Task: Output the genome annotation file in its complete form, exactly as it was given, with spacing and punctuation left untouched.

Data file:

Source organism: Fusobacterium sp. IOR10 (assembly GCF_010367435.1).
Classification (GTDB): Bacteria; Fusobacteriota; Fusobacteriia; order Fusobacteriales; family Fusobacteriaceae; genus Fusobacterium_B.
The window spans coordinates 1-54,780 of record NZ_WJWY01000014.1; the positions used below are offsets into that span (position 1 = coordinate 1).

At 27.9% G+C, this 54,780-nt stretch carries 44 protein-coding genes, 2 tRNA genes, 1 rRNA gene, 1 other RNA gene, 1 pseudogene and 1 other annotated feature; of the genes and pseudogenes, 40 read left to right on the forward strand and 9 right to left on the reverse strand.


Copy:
Source organism: Fusobacterium sp. IOR10 (assembly GCF_010367435.1).
Classification (GTDB): Bacteria; Fusobacteriota; Fusobacteriia; order Fusobacteriales; family Fusobacteriaceae; genus Fusobacterium_B.
The window spans coordinates 1-54,780 of record NZ_WJWY01000014.1; the positions used below are offsets into that span (position 1 = coordinate 1).

At 27.9% G+C, this 54,780-nt stretch carries 44 protein-coding genes, 2 tRNA genes, 1 rRNA gene, 1 other RNA gene, 1 pseudogene and 1 other annotated feature; of the genes and pseudogenes, 40 read left to right on the forward strand and 9 right to left on the reverse strand.